Too often, vital client voices are not always heard above the hype, or through the hyperness of entrepreneurial instincts and enterprise building. How can entrepreneurs cultivate and codify a culture of empathy and understanding and always put clients at front and center?
Agriculture is the single largest employer among developing countries, and the artisan sector is the second. The families whose livelihoods are dependent on farming are often the same families who earn income from selling handcrafted products and artwork in the off-season.
An estimated 75 percent of Rwanda’s 12 million people live in rural areas, and a majority of them are subsistence farmers. These hardworking men and women cultivate small plots of land to meet their own food needs and, when possible, sell surpluses to earn income. For them and for their country, most opportunities for a better future originate in the soil.
The complexity of the coffee rust crisis requires tight integration across government, business, international development and the finance sector. To that end, my organization, Root Capital, has launched the Coffee Farmer Resilience Initiative (CFRI), a multifaceted and collaborative venture that channels investment to coffee farmers at the base of the value chain.
Despite countless tragedies, Colombia's long-conflicted coffee lands have recently transformed in ways that are driving hope, optimism, and improved livelihoods farther into the countryside than ever before. In fact, many farmer cooperatives in the region are confronting and managing through issues like coffee leaf rust disease on their own terms and are leading a veritable revolution in crop quality.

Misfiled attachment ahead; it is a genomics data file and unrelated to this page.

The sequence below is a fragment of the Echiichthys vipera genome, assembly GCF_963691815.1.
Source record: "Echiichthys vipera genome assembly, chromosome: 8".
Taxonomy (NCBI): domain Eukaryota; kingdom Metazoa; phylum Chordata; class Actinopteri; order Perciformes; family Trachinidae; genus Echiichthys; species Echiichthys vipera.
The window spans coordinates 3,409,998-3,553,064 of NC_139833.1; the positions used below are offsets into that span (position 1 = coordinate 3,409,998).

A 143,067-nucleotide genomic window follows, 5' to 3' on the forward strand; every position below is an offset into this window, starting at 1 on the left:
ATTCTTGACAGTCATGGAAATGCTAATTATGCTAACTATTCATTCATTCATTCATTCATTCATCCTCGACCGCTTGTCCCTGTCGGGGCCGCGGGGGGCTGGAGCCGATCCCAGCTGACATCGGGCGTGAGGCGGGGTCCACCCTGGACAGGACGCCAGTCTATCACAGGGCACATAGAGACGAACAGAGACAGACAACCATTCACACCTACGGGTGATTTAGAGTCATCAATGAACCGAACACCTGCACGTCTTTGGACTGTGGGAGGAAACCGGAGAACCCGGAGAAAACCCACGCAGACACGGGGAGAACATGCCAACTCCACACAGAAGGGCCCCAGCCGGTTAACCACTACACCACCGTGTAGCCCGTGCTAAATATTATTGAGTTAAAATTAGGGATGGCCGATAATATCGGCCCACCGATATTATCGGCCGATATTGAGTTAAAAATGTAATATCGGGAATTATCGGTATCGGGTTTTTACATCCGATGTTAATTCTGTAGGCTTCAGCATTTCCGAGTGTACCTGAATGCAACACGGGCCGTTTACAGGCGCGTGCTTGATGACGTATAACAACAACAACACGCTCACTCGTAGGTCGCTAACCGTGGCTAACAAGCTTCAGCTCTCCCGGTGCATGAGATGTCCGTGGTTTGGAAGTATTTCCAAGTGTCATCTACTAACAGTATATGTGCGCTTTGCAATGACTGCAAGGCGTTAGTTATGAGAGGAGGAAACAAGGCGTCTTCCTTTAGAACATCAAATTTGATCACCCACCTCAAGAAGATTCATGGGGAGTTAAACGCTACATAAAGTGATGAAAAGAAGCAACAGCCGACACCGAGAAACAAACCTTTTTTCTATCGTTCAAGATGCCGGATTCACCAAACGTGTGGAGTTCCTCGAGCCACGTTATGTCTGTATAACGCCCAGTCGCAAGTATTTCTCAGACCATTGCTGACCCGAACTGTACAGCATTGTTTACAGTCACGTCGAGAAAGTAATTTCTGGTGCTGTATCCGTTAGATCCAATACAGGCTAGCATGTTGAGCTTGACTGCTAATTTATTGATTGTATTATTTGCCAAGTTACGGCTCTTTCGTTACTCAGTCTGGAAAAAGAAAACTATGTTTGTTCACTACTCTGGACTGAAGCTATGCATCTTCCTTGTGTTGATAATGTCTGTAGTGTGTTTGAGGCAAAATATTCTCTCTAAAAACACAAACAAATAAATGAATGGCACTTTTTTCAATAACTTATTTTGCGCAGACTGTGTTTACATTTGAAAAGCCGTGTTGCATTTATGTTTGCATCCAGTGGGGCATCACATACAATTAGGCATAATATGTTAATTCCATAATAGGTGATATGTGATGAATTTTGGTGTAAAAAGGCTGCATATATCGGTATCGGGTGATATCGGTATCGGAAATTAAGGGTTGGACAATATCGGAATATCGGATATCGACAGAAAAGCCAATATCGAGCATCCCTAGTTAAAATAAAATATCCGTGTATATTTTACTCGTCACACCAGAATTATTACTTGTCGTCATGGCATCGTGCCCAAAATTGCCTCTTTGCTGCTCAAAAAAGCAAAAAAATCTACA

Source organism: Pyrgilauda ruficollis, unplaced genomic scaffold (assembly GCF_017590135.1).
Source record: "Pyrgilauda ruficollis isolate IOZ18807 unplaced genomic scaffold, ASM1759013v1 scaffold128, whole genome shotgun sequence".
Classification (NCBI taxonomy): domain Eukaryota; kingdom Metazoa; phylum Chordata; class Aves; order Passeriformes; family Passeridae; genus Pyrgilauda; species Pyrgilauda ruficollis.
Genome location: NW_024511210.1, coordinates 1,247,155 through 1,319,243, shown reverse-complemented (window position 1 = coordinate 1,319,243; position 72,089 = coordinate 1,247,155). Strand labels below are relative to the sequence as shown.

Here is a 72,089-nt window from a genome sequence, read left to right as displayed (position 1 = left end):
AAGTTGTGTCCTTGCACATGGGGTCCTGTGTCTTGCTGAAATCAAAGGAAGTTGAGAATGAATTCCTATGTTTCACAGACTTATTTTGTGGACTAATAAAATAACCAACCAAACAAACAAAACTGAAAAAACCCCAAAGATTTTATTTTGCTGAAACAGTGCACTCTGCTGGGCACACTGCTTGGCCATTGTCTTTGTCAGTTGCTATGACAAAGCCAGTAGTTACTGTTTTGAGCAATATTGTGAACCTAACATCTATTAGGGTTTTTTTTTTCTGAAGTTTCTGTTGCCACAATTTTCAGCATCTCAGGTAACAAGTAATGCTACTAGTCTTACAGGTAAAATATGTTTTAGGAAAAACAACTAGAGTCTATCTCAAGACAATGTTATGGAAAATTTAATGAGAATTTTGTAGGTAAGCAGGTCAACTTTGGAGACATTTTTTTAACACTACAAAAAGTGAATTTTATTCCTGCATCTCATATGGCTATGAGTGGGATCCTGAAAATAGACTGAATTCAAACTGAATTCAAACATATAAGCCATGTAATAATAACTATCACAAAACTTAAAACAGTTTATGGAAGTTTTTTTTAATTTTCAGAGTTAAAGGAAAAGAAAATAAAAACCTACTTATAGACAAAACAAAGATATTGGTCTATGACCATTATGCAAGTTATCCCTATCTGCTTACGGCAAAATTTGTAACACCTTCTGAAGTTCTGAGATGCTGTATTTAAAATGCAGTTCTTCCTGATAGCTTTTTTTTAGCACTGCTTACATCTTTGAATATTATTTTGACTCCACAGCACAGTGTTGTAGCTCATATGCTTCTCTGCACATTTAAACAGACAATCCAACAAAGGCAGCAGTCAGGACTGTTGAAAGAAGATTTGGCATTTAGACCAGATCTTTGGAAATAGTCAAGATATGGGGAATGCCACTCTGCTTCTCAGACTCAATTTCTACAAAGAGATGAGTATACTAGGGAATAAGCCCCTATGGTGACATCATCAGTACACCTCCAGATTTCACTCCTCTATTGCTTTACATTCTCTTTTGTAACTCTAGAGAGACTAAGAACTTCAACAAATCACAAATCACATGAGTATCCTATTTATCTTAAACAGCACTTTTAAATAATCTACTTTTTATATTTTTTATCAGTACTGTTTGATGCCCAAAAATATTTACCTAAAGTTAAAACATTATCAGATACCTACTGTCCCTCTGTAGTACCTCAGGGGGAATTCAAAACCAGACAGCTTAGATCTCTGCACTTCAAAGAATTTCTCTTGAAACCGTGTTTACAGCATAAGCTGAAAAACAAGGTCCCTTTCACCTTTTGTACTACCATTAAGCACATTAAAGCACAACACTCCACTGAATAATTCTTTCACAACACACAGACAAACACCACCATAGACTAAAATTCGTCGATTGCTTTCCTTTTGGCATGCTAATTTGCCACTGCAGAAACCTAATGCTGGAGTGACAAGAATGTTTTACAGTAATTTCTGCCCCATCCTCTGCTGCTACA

I sat down with Andrew Stern of Dalberg Advisors to talk about a topic that’s near and dear to my heart—how to spur a financial market to serve the unmet needs of the world’s 450 million poorest farmers while preserving our natural resources.
Colin Powell once said that “capital is a coward,” and the data shows that foreign private investment generally waits a decade before re-entering post-conflict countries. Yet the world can’t wait that long. This blog post is about capital becoming more courageous in places like Somalia and the Democratic Republic of Congo (DRC), where economic reconstruction can contribute mightily to the transition to peace and security, even in regions still ravaged by war.
Malian business Produits du Sud offers a microcosm for how such small and growing agricultural businesses can foster long-term peace and prosperity in one of the most troubled regions of the world.